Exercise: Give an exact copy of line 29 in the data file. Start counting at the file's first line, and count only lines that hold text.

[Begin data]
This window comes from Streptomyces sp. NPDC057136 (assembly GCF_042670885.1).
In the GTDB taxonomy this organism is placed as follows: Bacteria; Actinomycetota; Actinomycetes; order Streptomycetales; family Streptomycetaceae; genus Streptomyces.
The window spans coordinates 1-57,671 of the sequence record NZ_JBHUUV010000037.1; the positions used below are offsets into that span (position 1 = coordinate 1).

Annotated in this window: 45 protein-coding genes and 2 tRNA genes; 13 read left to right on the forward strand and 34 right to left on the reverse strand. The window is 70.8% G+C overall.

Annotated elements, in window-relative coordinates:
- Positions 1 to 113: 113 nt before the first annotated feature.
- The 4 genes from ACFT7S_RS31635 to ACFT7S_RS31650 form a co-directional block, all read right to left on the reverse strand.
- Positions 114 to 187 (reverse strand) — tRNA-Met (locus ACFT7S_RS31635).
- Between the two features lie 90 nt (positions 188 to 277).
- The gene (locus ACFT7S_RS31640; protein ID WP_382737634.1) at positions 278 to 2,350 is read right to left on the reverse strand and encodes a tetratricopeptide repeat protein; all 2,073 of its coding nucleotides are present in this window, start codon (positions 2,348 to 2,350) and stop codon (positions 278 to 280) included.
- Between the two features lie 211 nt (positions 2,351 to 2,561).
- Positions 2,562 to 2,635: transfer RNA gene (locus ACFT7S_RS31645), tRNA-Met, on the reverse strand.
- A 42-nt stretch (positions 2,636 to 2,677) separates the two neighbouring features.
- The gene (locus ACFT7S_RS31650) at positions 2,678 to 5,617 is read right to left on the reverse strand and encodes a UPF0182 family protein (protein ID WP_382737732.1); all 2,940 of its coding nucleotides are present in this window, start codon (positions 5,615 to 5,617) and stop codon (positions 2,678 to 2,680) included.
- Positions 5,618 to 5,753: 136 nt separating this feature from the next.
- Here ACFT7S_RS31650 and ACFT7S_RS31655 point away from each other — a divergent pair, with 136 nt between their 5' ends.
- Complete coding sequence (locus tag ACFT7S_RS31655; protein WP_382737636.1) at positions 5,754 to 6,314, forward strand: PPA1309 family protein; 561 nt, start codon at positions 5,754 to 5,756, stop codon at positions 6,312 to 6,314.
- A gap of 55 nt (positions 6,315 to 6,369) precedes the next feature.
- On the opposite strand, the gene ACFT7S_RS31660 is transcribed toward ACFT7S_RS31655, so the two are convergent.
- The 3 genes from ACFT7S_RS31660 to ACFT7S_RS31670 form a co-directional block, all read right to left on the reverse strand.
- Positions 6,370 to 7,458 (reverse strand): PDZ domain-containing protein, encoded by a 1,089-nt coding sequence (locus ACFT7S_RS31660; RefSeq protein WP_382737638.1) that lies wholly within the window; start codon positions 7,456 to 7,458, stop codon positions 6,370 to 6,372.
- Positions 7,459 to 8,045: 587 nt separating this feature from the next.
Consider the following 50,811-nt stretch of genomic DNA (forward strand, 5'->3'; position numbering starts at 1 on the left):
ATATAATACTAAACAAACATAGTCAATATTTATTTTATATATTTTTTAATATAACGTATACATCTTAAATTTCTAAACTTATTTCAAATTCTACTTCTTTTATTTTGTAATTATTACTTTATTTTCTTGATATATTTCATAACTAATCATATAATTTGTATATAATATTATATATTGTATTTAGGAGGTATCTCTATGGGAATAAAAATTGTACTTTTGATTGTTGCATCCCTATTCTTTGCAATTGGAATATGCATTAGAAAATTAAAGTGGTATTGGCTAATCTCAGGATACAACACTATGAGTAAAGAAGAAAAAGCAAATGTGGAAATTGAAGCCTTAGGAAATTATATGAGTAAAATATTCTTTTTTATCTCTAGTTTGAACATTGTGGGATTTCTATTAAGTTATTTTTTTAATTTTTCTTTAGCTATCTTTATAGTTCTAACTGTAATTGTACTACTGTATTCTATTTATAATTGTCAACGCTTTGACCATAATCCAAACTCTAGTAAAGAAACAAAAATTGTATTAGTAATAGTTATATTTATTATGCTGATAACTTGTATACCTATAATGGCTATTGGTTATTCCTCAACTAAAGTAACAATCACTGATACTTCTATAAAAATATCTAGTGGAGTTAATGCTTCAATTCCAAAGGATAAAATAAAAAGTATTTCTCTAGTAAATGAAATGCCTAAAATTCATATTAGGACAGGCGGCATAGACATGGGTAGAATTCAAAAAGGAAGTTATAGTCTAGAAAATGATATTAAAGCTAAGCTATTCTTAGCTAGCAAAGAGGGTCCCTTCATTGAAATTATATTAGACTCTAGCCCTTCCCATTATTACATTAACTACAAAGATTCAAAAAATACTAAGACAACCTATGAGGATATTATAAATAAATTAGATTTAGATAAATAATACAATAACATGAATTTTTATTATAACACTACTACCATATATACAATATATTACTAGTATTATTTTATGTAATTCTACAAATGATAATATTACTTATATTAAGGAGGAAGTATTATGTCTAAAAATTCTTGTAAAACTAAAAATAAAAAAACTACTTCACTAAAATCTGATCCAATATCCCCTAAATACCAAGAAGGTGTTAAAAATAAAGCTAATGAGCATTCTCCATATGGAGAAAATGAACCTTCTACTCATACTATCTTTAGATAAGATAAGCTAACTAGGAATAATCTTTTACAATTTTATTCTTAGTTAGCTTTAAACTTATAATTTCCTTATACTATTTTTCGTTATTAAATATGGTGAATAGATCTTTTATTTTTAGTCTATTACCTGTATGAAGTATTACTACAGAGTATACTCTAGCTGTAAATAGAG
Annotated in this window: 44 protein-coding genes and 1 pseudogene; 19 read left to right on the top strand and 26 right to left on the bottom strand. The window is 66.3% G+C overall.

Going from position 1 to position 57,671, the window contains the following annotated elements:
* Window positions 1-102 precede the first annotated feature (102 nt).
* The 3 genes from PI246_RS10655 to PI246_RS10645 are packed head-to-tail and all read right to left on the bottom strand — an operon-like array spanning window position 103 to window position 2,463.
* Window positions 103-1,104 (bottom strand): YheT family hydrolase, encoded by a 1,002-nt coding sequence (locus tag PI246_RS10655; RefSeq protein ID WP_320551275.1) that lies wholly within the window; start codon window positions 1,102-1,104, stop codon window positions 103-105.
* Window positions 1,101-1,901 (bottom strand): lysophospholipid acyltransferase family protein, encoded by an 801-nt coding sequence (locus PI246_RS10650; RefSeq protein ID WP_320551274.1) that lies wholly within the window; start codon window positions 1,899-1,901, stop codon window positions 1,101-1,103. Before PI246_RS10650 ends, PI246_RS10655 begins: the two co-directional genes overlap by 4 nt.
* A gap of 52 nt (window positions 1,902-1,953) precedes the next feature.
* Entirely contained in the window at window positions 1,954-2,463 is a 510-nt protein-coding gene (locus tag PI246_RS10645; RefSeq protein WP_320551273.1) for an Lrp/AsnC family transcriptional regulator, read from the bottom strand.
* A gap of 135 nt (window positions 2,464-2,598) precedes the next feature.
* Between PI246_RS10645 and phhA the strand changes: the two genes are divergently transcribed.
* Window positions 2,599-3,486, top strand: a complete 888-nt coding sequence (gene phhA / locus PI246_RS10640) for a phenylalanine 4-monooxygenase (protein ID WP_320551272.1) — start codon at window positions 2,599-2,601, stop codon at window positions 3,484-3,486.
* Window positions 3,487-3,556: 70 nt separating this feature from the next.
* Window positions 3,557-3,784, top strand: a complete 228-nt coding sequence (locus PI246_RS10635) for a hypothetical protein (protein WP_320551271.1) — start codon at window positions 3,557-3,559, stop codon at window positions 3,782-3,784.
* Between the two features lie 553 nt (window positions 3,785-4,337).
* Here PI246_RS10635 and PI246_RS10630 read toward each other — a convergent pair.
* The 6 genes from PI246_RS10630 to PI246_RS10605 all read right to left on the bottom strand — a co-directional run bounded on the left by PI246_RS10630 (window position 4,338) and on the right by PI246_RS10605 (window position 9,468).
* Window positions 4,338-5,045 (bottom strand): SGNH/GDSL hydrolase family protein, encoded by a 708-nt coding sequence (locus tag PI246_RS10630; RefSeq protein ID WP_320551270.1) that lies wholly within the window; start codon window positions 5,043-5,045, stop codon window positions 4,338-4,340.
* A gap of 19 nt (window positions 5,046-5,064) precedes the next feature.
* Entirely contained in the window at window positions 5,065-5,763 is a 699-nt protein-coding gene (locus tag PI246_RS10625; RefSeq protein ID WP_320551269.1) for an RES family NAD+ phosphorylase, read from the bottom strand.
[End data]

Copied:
* Window positions 103-1,104 (bottom strand): YheT family hydrolase, encoded by a 1,002-nt coding sequence (locus tag PI246_RS10655; RefSeq protein ID WP_320551275.1) that lies wholly within the window; start codon window positions 1,102-1,104, stop codon window positions 103-105.